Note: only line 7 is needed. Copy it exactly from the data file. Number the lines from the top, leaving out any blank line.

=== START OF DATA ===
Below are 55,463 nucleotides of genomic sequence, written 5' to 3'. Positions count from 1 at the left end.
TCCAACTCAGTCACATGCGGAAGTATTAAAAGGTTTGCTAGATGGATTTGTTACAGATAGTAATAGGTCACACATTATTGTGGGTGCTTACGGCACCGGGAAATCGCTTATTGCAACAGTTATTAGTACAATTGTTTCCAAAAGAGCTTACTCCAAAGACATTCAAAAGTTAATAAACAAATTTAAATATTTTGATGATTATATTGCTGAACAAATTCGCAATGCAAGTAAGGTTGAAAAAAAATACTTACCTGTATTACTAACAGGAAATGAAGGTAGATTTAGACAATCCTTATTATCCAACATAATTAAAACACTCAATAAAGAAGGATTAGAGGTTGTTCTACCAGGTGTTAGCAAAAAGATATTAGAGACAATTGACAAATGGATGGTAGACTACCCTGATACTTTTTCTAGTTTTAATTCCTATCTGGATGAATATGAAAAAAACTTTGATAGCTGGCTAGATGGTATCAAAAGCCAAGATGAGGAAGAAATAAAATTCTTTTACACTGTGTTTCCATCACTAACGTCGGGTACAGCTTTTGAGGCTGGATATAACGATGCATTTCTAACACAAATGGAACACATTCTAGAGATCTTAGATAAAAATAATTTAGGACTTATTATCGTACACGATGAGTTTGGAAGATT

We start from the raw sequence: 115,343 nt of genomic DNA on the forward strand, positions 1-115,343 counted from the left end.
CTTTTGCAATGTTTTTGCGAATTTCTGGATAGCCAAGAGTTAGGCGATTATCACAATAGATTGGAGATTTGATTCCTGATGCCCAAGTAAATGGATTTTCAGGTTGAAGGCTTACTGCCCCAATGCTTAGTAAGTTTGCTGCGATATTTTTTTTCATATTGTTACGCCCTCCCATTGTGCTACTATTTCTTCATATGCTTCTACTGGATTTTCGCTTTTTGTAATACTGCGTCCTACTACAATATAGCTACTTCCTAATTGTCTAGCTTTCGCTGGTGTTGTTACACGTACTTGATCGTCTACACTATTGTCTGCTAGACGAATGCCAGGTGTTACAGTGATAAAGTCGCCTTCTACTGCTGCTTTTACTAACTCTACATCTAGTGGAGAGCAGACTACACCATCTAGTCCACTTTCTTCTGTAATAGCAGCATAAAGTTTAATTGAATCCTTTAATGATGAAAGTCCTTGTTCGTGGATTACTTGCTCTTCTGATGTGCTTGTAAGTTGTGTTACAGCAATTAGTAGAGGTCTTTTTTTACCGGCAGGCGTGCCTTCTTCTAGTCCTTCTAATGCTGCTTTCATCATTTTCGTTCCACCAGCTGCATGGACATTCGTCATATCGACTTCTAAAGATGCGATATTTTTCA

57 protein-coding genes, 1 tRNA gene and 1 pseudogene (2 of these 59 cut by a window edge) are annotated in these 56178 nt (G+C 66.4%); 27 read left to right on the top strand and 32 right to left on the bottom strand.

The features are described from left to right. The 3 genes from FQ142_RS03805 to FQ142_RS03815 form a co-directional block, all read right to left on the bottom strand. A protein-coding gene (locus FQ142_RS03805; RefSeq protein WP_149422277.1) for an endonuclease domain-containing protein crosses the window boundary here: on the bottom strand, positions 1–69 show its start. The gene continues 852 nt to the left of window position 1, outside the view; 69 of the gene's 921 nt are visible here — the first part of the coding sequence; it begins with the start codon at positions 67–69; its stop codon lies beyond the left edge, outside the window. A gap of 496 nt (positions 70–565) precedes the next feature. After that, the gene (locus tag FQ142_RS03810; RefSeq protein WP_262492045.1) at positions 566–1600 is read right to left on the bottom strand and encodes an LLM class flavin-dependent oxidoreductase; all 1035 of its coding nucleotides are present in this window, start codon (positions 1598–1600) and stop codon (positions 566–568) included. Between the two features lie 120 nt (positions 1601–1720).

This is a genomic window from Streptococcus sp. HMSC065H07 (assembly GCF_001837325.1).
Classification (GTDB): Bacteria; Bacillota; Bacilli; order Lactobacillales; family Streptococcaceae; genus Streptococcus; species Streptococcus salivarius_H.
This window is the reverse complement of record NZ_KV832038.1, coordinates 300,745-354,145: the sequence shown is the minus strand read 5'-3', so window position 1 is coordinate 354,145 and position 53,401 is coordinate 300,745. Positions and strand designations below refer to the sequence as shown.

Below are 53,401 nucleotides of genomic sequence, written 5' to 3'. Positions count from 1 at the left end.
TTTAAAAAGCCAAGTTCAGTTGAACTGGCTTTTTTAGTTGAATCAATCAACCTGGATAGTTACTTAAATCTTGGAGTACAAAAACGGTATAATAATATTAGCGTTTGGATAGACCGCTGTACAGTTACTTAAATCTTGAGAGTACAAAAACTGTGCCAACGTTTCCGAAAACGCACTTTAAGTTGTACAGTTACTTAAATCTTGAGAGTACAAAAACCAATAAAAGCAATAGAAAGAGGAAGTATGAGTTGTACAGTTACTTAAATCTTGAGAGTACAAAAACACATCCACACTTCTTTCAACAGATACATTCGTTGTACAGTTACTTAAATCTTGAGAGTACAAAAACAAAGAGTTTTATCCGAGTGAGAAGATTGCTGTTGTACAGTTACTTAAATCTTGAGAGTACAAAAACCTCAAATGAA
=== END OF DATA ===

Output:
This is a genomic window from Streptococcus sp. HMSC065H07 (assembly GCF_001837325.1).